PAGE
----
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Farmland Investment Fever – Bringing Economic Change to Food


Charlie and Rachel (names changed – but true story) had been farming for 30 years. They were in partnership with five of Charlie’s brothers. Market and production challenges unfolded many years in which cost of production exceeded income. Like all farmers, losses resulted in un-payable debts. The time had come to sell the farm.

It wasn’t a big farm – 1,500 acres – but it had irrigation and water rights. Surrounded by a number of mega farms (15,000 to 20,000 acres), there was no farmer able to step up and buy the farm. However, word was out there was $100 million dollars, from pension and other funds, scouring the state to buy farmland. In the end, top dollar was paid and the farm sold to Alaska Teachers Pension Union.

Total retirement assets in the U.S. now total $14 trillion with 2/3 in equities (stock) and 1/3 in cash (money markets). Employer pension funds in the U.S. are growing (more contributions than withdrawals) to the tune of $1 trillion a year.

Rarely acknowledged is that in today’s world there are more dollars looking for an investment than there are investment opportunities. This is what fueled the real estate bubble that burst in 2008. Trillions of dollars, with not enough places to go, will create risk taking

The preferred collateral, for lending and investment, is real estate. This means some form of real estate will always be targeted when there are more dollars to invest than there are investment opportunities.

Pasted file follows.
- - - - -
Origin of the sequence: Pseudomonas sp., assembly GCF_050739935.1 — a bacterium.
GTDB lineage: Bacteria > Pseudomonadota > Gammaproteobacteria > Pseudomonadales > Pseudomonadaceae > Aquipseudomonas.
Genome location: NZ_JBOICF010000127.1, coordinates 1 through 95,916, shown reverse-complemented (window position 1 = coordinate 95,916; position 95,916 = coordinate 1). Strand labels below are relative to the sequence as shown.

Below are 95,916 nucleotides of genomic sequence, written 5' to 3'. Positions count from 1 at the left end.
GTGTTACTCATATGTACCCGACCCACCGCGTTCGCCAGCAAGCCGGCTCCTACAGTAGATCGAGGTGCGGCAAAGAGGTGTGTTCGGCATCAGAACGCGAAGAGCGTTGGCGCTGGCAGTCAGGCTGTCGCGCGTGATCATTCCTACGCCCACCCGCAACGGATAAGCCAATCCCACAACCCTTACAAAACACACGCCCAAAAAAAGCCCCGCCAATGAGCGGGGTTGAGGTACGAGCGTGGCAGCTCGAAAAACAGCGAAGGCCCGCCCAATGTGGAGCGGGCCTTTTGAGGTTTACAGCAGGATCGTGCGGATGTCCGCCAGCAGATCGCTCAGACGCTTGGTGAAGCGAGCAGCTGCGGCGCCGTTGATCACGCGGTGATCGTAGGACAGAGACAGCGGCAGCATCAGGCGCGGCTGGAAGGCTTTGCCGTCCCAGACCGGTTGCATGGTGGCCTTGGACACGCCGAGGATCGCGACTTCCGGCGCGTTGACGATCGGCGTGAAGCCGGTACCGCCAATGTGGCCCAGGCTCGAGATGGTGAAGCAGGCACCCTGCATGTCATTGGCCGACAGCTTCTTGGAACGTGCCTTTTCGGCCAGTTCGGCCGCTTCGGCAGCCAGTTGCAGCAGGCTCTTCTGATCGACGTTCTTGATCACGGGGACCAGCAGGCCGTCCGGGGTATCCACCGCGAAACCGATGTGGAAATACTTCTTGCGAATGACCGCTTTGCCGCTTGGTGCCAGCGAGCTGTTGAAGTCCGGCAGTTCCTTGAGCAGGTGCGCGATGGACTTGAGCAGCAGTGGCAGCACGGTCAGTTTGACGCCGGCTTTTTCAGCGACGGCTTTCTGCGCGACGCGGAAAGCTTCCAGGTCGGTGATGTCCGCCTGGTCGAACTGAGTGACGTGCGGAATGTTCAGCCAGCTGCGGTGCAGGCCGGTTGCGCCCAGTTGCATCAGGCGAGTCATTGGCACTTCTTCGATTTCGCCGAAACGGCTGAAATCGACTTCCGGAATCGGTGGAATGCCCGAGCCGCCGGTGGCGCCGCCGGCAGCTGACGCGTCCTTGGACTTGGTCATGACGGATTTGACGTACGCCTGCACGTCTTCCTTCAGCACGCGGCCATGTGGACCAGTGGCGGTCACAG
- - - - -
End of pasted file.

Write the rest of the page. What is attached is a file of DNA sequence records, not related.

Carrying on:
While the losses in residential real estate are still in our minds, big dollars are chasing another form of real estate – farmland. This time, it is more than just investors looking for farmland. There are billion dollar checkbooks from China and Middle-East nations who have more people than their agricultural resources can feed.

Relying on global markets for food imports has proven unreliable as speculators can artificially pump up prices. Experience has taught that food security lies in owning farmland and agricultural assets. With an abundance of investment dollars out there plus mega-population nations looking to secure farmland, the farmland grab is in full swing. We’ll have more stories about the farmland grab throughout the year.

Estimates are that it takes 4 acres to produce the meat and dairy-rich diets that Americans are used to. With global populations are growing by 70 million people a year, China and India are moving their diets up the food chain. Where is the world going to find 250 million new acres of farmland every year without further compromising rainforests?

As food costs increase, other venues begin to become more viable including urban farming, vertical gardening, container gardening, rooftop gardening, vacant-lot farming and backyard gardening.

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